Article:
Science Q & A

How can the Milky Way galaxy be photographed?

New York TimesMarch 23, 2014 

Q. When I see a published photograph purporting to be of the entire Milky Way, I wonder, was it really possible for someone to take it?

A. Many of the photos illustrating the Milky Way are actually top or bottom views of other presumably similar galaxies. An earthbound observer cannot stand outside Earth’s home galaxy and photograph its overall pinwheel structure, with its spiraling arms and central cluster of stars.

Earth is in a corner of what humans see as a diffuse nighttime haze of stars. One model often chosen as a stand-in is the galaxy Messier 74, because many scientists assume its spiral looks the way the Milky Way would look if photographed from above or below its plane. Another stand-in has been the neighboring Andromeda galaxy, or Messier 31.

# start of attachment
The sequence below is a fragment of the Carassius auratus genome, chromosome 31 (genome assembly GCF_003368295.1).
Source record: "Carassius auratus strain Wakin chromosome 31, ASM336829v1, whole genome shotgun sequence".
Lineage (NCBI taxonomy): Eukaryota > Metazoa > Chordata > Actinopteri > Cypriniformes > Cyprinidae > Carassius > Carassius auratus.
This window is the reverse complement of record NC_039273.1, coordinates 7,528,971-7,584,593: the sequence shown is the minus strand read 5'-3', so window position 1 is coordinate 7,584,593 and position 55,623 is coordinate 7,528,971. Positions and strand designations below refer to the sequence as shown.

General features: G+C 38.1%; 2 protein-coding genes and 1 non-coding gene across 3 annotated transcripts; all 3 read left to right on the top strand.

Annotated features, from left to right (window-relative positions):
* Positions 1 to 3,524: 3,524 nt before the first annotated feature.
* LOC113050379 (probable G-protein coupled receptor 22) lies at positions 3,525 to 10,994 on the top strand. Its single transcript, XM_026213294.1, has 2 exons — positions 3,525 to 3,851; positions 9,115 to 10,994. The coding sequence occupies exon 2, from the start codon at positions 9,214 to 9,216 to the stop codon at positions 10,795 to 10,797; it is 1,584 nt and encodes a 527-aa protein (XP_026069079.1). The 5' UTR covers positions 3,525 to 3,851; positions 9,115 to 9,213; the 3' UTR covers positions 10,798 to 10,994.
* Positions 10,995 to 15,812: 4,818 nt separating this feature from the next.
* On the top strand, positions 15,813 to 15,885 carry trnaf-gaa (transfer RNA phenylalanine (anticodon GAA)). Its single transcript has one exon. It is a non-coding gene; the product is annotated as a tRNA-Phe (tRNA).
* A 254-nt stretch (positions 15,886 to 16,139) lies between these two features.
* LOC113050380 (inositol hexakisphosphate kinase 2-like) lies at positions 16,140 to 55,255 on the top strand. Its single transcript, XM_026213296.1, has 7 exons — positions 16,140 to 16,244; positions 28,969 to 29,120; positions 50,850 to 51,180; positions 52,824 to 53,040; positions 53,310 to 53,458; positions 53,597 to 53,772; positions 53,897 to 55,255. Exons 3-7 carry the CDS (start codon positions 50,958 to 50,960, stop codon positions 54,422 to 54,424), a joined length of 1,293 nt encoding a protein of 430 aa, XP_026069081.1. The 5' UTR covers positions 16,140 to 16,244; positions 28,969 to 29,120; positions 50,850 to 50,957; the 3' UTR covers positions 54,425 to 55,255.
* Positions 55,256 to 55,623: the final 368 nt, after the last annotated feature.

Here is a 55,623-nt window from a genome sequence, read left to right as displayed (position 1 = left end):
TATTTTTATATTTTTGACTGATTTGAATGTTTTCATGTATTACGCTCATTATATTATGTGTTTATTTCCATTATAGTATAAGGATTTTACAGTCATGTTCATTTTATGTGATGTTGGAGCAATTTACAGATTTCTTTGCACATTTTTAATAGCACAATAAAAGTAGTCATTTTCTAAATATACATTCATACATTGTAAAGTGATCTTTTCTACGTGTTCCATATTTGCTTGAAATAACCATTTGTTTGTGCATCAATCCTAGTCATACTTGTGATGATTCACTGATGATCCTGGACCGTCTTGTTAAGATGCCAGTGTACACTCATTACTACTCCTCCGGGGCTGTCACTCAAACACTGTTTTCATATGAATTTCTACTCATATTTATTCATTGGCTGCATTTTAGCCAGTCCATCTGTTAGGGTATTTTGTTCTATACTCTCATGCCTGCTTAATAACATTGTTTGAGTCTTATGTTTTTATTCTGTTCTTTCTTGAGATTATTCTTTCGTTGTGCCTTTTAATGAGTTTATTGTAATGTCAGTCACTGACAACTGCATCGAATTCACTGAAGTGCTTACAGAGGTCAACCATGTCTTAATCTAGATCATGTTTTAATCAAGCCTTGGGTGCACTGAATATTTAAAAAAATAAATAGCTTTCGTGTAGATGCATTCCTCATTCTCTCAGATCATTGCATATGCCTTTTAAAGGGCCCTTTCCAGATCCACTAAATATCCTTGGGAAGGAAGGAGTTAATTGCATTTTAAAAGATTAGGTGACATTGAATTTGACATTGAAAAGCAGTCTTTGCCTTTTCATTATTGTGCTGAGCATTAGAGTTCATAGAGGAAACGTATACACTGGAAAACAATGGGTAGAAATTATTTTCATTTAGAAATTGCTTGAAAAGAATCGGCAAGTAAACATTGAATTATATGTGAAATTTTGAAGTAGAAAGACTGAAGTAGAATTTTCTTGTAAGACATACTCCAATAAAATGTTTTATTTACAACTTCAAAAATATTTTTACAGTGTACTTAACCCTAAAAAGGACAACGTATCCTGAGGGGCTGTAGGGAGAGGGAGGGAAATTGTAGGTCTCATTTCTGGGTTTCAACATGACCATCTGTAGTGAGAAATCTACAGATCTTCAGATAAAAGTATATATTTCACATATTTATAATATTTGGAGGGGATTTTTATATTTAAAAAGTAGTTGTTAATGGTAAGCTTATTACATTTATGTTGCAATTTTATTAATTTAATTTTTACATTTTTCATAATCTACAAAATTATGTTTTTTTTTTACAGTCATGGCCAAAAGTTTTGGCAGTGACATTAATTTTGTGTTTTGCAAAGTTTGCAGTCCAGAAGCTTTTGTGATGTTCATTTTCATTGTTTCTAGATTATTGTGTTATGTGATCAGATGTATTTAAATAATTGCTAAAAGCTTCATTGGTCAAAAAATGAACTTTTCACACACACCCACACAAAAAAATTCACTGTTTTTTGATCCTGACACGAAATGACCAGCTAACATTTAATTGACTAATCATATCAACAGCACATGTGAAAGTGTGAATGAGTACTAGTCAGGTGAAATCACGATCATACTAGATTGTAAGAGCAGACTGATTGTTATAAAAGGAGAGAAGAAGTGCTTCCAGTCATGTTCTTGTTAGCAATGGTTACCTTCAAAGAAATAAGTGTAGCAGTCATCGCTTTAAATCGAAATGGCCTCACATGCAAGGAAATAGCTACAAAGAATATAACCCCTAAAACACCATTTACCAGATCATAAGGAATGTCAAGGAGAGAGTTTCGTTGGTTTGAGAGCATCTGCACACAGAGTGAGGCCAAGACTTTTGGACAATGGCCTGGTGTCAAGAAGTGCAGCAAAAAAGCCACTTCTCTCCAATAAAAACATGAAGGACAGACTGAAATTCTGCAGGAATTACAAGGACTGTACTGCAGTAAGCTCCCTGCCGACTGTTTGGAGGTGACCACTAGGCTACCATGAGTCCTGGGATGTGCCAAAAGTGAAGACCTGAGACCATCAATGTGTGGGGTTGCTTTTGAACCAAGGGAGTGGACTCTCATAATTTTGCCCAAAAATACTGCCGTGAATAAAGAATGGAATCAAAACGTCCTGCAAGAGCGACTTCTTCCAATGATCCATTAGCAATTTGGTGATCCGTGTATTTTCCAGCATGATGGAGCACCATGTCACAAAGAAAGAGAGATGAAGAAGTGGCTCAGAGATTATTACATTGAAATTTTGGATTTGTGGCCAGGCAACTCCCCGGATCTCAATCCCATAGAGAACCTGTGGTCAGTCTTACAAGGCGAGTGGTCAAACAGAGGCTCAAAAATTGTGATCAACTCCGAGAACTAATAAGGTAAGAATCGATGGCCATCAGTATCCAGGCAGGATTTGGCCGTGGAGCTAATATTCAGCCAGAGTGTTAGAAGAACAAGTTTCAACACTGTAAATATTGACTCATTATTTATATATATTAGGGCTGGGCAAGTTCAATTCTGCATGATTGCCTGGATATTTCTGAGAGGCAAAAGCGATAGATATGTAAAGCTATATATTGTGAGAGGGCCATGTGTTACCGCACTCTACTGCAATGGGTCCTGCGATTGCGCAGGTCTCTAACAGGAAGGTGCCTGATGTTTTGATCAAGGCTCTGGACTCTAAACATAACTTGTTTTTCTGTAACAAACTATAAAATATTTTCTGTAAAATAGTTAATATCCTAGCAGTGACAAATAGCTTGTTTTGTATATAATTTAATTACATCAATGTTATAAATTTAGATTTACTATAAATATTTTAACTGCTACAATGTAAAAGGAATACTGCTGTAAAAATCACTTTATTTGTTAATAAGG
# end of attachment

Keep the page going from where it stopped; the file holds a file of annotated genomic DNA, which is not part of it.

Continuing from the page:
A satellite image of the Milky Way from within the galaxy shows some indications of its structure. A groundbreaking panoramic view was made in 1990 by the Cosmic Background Explorer satellite, capturing near-infrared wavelengths of light in a time exposure. It shows the central bulge of stars as a bright spot placed at the middle of a thin line that represents the sparser collection reaching out in either direction. If this image were wrapped around the viewer, it would be very close to how an edge-on view of a spiral galaxy would appear.

News & Observer is pleased to provide this opportunity to share information, experiences and observations about what's in the news. Some of the comments may be reprinted elsewhere in the site or in the newspaper. We encourage lively, open debate on the issues of the day, and ask that you refrain from profanity, hate speech, personal comments and remarks that are off point. Thank you for taking the time to offer your thoughts.

Commenting FAQs | Terms of Service